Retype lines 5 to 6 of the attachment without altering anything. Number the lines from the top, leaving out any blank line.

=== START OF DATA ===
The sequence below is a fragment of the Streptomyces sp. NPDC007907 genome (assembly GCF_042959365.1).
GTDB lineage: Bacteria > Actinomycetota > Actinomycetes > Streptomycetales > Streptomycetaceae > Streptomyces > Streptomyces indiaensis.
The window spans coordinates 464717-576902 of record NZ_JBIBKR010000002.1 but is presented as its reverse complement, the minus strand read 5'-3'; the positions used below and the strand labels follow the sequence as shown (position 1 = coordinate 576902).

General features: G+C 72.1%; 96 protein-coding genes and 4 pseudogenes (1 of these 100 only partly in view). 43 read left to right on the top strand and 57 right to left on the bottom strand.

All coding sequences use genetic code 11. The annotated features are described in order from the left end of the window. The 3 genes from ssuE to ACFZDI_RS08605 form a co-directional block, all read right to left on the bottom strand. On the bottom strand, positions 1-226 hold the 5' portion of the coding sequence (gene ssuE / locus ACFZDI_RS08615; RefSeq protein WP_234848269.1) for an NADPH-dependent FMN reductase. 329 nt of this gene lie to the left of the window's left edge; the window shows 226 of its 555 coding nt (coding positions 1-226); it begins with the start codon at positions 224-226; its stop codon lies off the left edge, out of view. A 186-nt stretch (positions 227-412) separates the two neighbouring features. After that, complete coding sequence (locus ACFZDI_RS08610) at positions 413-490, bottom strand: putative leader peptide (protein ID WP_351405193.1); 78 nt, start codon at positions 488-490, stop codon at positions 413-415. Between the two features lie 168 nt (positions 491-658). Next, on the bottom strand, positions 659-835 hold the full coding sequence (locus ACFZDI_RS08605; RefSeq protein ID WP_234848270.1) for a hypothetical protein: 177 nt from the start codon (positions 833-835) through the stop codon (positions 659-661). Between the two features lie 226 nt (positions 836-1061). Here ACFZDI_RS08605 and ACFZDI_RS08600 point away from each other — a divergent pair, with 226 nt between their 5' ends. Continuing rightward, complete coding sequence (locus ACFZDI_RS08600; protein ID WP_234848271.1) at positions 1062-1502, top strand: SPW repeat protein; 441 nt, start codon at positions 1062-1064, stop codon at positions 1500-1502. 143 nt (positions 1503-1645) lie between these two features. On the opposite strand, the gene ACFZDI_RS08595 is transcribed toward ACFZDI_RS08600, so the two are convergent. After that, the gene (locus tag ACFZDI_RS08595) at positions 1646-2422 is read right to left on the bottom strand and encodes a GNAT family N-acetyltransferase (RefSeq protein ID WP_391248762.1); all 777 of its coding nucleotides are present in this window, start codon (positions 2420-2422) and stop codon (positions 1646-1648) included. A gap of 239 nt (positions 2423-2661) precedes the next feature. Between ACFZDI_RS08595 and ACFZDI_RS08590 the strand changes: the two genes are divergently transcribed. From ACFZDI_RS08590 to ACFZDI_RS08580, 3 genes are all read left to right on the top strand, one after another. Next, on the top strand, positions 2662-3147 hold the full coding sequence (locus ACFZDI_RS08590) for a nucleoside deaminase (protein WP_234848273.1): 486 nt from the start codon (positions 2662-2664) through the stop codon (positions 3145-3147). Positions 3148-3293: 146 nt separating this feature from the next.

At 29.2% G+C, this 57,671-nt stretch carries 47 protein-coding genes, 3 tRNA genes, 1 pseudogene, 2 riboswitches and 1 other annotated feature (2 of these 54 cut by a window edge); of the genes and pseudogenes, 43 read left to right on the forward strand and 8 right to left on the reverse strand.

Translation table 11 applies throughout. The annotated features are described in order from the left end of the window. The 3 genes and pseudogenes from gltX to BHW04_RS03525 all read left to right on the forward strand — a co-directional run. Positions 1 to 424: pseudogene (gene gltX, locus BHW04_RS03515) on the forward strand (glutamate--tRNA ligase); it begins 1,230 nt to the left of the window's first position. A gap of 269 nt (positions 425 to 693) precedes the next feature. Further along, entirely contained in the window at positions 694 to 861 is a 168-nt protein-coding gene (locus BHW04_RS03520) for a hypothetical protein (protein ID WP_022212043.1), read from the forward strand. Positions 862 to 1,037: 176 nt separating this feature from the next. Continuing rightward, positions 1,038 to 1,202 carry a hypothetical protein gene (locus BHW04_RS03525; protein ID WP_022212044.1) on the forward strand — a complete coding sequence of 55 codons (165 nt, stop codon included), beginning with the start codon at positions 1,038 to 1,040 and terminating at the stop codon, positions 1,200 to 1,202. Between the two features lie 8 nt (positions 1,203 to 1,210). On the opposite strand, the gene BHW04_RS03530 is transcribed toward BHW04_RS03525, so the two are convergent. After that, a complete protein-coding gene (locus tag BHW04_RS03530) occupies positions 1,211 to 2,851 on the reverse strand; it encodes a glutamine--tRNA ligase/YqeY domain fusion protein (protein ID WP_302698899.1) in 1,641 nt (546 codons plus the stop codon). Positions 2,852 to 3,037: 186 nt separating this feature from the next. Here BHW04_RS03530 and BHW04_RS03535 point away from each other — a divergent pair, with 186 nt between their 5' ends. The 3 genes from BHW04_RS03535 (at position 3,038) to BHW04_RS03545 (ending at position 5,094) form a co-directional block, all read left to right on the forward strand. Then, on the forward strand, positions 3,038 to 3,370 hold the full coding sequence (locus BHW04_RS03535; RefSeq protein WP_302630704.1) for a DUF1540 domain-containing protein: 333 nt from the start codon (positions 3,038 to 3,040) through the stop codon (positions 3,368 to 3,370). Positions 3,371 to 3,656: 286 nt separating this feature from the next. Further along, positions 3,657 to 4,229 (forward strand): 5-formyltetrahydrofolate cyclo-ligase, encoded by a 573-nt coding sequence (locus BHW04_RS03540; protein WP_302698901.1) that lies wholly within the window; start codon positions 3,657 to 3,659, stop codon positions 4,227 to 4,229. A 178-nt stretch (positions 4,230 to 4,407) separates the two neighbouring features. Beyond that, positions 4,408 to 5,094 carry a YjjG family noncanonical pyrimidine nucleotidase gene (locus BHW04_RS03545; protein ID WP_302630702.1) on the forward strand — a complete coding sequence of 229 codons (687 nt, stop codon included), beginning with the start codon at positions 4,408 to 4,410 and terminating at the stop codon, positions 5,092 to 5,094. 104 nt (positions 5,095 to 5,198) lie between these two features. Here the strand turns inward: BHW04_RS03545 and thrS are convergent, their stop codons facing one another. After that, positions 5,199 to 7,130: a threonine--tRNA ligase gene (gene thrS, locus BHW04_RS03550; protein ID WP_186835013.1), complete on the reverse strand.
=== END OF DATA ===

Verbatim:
All coding sequences use genetic code 11. The annotated features are described in order from the left end of the window. The 3 genes from ssuE to ACFZDI_RS08605 form a co-directional block, all read right to left on the bottom strand. On the bottom strand, positions 1-226 hold the 5' portion of the coding sequence (gene ssuE / locus ACFZDI_RS08615; RefSeq protein WP_234848269.1) for an NADPH-dependent FMN reductase. 329 nt of this gene lie to the left of the window's left edge; the window shows 226 of its 555 coding nt (coding positions 1-226); it begins with the start codon at positions 224-226; its stop codon lies off the left edge, out of view. A 186-nt stretch (positions 227-412) separates the two neighbouring features. After that, complete coding sequence (locus ACFZDI_RS08610) at positions 413-490, bottom strand: putative leader peptide (protein ID WP_351405193.1); 78 nt, start codon at positions 488-490, stop codon at positions 413-415. Between the two features lie 168 nt (positions 491-658). Next, on the bottom strand, positions 659-835 hold the full coding sequence (locus ACFZDI_RS08605; RefSeq protein ID WP_234848270.1) for a hypothetical protein: 177 nt from the start codon (positions 833-835) through the stop codon (positions 659-661). Between the two features lie 226 nt (positions 836-1061). Here ACFZDI_RS08605 and ACFZDI_RS08600 point away from each other — a divergent pair, with 226 nt between their 5' ends. Continuing rightward, complete coding sequence (locus ACFZDI_RS08600; protein ID WP_234848271.1) at positions 1062-1502, top strand: SPW repeat protein; 441 nt, start codon at positions 1062-1064, stop codon at positions 1500-1502. 143 nt (positions 1503-1645) lie between these two features. On the opposite strand, the gene ACFZDI_RS08595 is transcribed toward ACFZDI_RS08600, so the two are convergent. After that, the gene (locus tag ACFZDI_RS08595) at positions 1646-2422 is read right to left on the bottom strand and encodes a GNAT family N-acetyltransferase (RefSeq protein ID WP_391248762.1); all 777 of its coding nucleotides are present in this window, start codon (positions 2420-2422) and stop codon (positions 1646-1648) included. A gap of 239 nt (positions 2423-2661) precedes the next feature. Between ACFZDI_RS08595 and ACFZDI_RS08590 the strand changes: the two genes are divergently transcribed. From ACFZDI_RS08590 to ACFZDI_RS08580, 3 genes are all read left to right on the top strand, one after another. Next, on the top strand, positions 2662-3147 hold the full coding sequence (locus ACFZDI_RS08590) for a nucleoside deaminase (protein WP_234848273.1): 486 nt from the start codon (positions 2662-2664) through the stop codon (positions 3145-3147). Positions 3148-3293: 146 nt separating this feature from the next.

At 29.2% G+C, this 57,671-nt stretch carries 47 protein-coding genes, 3 tRNA genes, 1 pseudogene, 2 riboswitches and 1 other annotated feature (2 of these 54 cut by a window edge); of the genes and pseudogenes, 43 read left to right on the forward strand and 8 right to left on the reverse strand.